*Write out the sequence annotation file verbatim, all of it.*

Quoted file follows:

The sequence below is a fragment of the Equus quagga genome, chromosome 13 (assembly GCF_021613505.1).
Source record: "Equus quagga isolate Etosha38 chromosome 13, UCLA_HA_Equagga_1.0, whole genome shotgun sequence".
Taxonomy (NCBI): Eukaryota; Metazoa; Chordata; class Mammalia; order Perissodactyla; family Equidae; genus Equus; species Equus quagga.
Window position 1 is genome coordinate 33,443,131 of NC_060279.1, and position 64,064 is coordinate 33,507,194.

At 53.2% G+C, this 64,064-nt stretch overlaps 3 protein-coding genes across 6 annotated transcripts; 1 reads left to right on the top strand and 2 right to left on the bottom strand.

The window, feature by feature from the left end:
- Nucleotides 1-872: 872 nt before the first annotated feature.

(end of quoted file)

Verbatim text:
The sequence below is a fragment of the Equus quagga genome, chromosome 13 (assembly GCF_021613505.1).
Source record: "Equus quagga isolate Etosha38 chromosome 13, UCLA_HA_Equagga_1.0, whole genome shotgun sequence".
Taxonomy (NCBI): Eukaryota; Metazoa; Chordata; class Mammalia; order Perissodactyla; family Equidae; genus Equus; species Equus quagga.
Window position 1 is genome coordinate 33,443,131 of NC_060279.1, and position 64,064 is coordinate 33,507,194.

At 53.2% G+C, this 64,064-nt stretch overlaps 3 protein-coding genes across 6 annotated transcripts; 1 reads left to right on the top strand and 2 right to left on the bottom strand.

The window, feature by feature from the left end:
- Nucleotides 1-872: 872 nt before the first annotated feature.